The motoring organisation VAB has urged its members to exercise caution on the roads this holiday season, and not to be rushed by a concern for Covid-19 measures.
The months of July are always a tough time on Europe’s roads, first with holidaymakers rushing to get to their destination, and then rushing to get back.
This year, however, the pressure is even greater. People have not been able to go on holiday since 2020, if they were even able to do so then. Now, with safety measures at home all but dismantled, the desire to be let off the leash is unbearable.
One additional source of concern this year is the corona passport, according to Joni Junes of the VAB, speaking to VRT News.
The vaccination certificate issued in the EU is permanent for those who are fully vaccinated. For others, depending on their destination, the rules require tourists to show proof of an infection and recovery (which confers antibody protection) or a recent negative PCR test.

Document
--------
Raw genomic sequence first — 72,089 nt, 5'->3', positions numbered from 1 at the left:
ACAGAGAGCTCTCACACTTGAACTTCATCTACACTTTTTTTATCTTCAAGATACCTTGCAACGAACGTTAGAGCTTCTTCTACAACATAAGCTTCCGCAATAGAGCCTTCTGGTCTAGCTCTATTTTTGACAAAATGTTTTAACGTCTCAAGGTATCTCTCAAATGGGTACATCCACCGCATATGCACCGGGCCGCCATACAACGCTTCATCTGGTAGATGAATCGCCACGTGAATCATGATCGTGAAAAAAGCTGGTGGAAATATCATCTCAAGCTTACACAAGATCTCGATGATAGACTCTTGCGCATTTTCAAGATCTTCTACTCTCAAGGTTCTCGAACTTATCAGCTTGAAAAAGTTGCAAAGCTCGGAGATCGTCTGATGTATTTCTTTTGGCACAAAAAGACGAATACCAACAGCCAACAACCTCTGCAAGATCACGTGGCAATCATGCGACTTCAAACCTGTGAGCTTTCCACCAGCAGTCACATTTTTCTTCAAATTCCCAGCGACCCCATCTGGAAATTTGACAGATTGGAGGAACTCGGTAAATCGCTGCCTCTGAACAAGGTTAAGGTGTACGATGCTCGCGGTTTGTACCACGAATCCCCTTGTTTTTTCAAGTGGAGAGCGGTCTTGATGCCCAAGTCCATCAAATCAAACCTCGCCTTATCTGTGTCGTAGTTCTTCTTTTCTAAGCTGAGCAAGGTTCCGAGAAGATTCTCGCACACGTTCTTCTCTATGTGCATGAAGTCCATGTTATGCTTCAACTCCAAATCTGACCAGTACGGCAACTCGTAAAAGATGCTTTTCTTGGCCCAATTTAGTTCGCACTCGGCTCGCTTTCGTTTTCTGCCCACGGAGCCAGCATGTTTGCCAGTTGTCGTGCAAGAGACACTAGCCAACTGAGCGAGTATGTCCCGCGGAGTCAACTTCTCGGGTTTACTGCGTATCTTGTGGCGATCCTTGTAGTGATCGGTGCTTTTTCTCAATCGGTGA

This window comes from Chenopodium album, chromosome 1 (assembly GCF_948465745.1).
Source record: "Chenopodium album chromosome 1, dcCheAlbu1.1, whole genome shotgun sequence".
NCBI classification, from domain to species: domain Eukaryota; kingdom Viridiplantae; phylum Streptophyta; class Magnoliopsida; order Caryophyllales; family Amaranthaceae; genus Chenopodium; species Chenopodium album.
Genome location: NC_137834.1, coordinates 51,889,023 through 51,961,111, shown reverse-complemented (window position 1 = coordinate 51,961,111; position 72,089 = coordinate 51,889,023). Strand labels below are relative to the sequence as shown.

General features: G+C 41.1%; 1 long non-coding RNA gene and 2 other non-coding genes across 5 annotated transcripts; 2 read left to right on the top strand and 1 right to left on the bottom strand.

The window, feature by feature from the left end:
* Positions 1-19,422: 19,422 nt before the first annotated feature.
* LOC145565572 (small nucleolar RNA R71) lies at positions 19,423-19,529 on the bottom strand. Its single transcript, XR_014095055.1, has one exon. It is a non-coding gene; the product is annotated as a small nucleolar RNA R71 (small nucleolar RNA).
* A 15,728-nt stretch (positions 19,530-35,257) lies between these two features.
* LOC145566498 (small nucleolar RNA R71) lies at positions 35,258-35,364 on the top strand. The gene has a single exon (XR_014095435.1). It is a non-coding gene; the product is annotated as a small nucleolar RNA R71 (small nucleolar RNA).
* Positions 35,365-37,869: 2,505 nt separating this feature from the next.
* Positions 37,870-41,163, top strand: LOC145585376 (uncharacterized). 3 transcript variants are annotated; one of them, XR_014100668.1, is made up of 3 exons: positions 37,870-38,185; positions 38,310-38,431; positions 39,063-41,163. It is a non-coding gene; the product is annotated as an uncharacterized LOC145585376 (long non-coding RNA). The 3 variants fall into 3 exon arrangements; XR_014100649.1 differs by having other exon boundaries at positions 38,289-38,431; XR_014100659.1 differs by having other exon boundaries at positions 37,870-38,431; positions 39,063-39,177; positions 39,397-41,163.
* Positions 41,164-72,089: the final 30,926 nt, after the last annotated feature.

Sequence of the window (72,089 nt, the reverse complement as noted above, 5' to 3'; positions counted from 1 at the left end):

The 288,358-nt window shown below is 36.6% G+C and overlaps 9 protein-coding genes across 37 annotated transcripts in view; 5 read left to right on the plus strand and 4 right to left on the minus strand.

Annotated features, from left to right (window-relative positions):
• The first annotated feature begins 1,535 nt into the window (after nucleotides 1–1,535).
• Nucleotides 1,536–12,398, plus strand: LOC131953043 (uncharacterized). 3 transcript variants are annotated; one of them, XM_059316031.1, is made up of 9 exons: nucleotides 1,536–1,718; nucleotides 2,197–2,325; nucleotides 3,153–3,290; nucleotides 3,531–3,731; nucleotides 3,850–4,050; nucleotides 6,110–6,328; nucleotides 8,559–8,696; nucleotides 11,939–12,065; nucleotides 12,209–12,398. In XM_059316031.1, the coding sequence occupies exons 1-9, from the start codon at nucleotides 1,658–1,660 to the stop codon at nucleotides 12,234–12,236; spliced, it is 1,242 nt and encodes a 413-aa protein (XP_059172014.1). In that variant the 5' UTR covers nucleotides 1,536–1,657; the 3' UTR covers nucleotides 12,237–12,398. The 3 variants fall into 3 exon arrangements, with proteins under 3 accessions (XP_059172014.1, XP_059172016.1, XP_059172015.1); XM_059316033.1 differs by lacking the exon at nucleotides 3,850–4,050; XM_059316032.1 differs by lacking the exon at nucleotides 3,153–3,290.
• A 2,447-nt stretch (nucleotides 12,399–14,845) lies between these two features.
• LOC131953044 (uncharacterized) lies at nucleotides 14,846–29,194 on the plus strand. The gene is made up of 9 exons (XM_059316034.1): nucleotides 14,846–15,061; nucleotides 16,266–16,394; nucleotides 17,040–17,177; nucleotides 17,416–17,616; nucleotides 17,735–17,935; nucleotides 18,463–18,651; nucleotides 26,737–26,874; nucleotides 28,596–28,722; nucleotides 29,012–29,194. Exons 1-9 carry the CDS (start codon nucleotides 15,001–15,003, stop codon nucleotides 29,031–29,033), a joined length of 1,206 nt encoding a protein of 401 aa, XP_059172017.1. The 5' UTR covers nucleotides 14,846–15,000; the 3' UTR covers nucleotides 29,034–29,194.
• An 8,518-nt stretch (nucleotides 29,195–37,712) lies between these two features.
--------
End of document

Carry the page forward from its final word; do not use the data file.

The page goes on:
The problem is, how recent is recent? Do you have time to take the test, get the result, then pack up the car and kids and make it to Portugal within the validity of the test?
“Some people with minor car troubles now continue to drive on, because they have to be in the destination country on time due to the validity of the PCR tests,” said Junes. “It can be dangerous if you drive too long with a warning light. If a light comes on, get help as soon as possible.”
Another problem is that people on a long drive south may not feel able to take enough rest on the way.
“People no longer want to stay overnight en route and drive on for longer. Insufficient breaks and continuing to drive for a long time is extra dangerous when you undertake such a long drive.”
Tourists heading for Spain know they no longer have to show a PCR test result, so they may be discouraged from overnighting in France on the way, another dangerous temptation.
Yesterday, the first major day of holiday departures, saw Europe’s main roads colour orange, for medium traffic density, with some blockages at the usual notorious bottlenecks.
“Although it was not that bad to leave today,” Junes said. “Those who had to go to Austria via Germany had bad luck due to a combination of road works and accidents.”